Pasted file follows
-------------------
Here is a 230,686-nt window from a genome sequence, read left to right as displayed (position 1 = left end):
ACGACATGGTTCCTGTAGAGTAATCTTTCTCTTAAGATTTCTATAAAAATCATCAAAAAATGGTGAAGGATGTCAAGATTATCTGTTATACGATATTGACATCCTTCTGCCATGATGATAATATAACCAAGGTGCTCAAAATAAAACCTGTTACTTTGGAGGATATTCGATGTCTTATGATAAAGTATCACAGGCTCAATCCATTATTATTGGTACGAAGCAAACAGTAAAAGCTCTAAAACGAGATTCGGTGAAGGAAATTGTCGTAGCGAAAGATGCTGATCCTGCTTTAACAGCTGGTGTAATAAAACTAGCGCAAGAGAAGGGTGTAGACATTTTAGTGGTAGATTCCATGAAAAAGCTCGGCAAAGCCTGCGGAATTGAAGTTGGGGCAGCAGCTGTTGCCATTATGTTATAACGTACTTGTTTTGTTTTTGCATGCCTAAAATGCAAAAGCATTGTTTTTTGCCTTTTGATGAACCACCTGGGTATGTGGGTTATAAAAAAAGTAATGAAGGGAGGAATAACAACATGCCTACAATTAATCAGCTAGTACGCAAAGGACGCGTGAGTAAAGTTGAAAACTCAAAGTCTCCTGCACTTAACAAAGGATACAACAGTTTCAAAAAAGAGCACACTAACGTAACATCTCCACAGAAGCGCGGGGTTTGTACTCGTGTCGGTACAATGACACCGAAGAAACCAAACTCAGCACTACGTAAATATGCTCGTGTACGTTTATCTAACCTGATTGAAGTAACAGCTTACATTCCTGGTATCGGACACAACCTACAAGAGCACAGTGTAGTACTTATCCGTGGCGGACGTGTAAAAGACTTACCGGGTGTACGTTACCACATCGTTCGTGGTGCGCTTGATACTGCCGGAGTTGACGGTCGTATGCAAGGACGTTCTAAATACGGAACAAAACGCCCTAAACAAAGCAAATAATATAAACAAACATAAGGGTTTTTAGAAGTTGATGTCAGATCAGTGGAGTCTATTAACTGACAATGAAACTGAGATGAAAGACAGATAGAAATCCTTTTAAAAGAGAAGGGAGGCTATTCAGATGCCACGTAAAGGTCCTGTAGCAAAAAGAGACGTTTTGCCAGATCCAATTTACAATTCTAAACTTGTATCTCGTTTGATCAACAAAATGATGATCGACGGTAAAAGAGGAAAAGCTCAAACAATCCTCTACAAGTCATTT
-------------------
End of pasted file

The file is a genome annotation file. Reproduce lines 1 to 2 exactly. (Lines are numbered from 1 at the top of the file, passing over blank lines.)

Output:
Here is a 230,686-nt window from a genome sequence, read left to right as displayed (position 1 = left end):
ACGACATGGTTCCTGTAGAGTAATCTTTCTCTTAAGATTTCTATAAAAATCATCAAAAAATGGTGAAGGATGTCAAGATTATCTGTTATACGATATTGACATCCTTCTGCCATGATGATAATATAACCAAGGTGCTCAAAATAAAACCTGTTACTTTGGAGGATATTCGATGTCTTATGATAAAGTATCACAGGCTCAATCCATTATTATTGGTACGAAGCAAACAGTAAAAGCTCTAAAACGAGATTCGGTGAAGGAAATTGTCGTAGCGAAAGATGCTGATCCTGCTTTAACAGCTGGTGTAATAAAACTAGCGCAAGAGAAGGGTGTAGACATTTTAGTGGTAGATTCCATGAAAAAGCTCGGCAAAGCCTGCGGAATTGAAGTTGGGGCAGCAGCTGTTGCCATTATGTTATAACGTACTTGTTTTGTTTTTGCATGCCTAAAATGCAAAAGCATTGTTTTTTGCCTTTTGATGAACCACCTGGGTATGTGGGTTATAAAAAAAGTAATGAAGGGAGGAATAACAACATGCCTACAATTAATCAGCTAGTACGCAAAGGACGCGTGAGTAAAGTTGAAAACTCAAAGTCTCCTGCACTTAACAAAGGATACAACAGTTTCAAAAAAGAGCACACTAACGTAACATCTCCACAGAAGCGCGGGGTTTGTACTCGTGTCGGTACAATGACACCGAAGAAACCAAACTCAGCACTACGTAAATATGCTCGTGTACGTTTATCTAACCTGATTGAAGTAACAGCTTACATTCCTGGTATCGGACACAACCTACAAGAGCACAGTGTAGTACTTATCCGTGGCGGACGTGTAAAAGACTTACCGGGTGTACGTTACCACATCGTTCGTGGTGCGCTTGATACTGCCGGAGTTGACGGTCGTATGCAAGGACGTTCTAAATACGGAACAAAACGCCCTAAACAAAGCAAATAATATAAACAAACATAAGGGTTTTTAGAAGTTGATGTCAGATCAGTGGAGTCTATTAACTGACAATGAAACTGAGATGAAAGACAGATAGAAATCCTTTTAAAAGAGAAGGGAGGCTATTCAGATGCCACGTAAAGGTCCTGTAGCAAAAAGAGACGTTTTGCCAGATCCAATTTACAATTCTAAACTTGTATCTCGTTTGATCAACAAAATGATGATCGACGGTAAAAGAGGAAAAGCTCAAACAATCCTCTACAAGTCATTT